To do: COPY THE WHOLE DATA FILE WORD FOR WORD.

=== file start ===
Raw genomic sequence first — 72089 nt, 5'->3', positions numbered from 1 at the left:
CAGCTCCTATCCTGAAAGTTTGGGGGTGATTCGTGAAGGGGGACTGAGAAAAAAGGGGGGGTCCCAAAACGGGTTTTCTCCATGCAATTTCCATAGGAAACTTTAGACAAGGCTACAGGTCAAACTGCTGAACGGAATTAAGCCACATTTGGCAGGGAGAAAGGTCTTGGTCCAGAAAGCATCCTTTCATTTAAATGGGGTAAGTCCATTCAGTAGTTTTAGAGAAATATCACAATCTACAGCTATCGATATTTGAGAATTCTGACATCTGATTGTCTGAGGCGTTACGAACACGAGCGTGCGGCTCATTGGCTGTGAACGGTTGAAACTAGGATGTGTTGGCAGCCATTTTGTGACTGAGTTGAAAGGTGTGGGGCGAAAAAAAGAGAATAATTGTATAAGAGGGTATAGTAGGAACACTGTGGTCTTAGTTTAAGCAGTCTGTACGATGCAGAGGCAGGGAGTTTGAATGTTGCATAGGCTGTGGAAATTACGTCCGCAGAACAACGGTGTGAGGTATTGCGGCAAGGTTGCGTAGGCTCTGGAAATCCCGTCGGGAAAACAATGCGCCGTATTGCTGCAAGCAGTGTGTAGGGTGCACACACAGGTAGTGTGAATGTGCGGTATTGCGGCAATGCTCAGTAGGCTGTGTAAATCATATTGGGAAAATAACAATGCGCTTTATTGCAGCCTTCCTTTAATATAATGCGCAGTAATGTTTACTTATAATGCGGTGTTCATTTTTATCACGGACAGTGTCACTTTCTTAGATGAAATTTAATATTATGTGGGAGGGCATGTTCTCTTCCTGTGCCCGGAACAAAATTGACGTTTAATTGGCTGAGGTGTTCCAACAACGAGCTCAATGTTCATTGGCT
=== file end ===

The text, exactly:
Raw genomic sequence first — 72089 nt, 5'->3', positions numbered from 1 at the left:
CAGCTCCTATCCTGAAAGTTTGGGGGTGATTCGTGAAGGGGGACTGAGAAAAAAGGGGGGGTCCCAAAACGGGTTTTCTCCATGCAATTTCCATAGGAAACTTTAGACAAGGCTACAGGTCAAACTGCTGAACGGAATTAAGCCACATTTGGCAGGGAGAAAGGTCTTGGTCCAGAAAGCATCCTTTCATTTAAATGGGGTAAGTCCATTCAGTAGTTTTAGAGAAATATCACAATCTACAGCTATCGATATTTGAGAATTCTGACATCTGATTGTCTGAGGCGTTACGAACACGAGCGTGCGGCTCATTGGCTGTGAACGGTTGAAACTAGGATGTGTTGGCAGCCATTTTGTGACTGAGTTGAAAGGTGTGGGGCGAAAAAAAGAGAATAATTGTATAAGAGGGTATAGTAGGAACACTGTGGTCTTAGTTTAAGCAGTCTGTACGATGCAGAGGCAGGGAGTTTGAATGTTGCATAGGCTGTGGAAATTACGTCCGCAGAACAACGGTGTGAGGTATTGCGGCAAGGTTGCGTAGGCTCTGGAAATCCCGTCGGGAAAACAATGCGCCGTATTGCTGCAAGCAGTGTGTAGGGTGCACACACAGGTAGTGTGAATGTGCGGTATTGCGGCAATGCTCAGTAGGCTGTGTAAATCATATTGGGAAAATAACAATGCGCTTTATTGCAGCCTTCCTTTAATATAATGCGCAGTAATGTTTACTTATAATGCGGTGTTCATTTTTATCACGGACAGTGTCACTTTCTTAGATGAAATTTAATATTATGTGGGAGGGCATGTTCTCTTCCTGTGCCCGGAACAAAATTGACGTTTAATTGGCTGAGGTGTTCCAACAACGAGCTCAATGTTCATTGGCT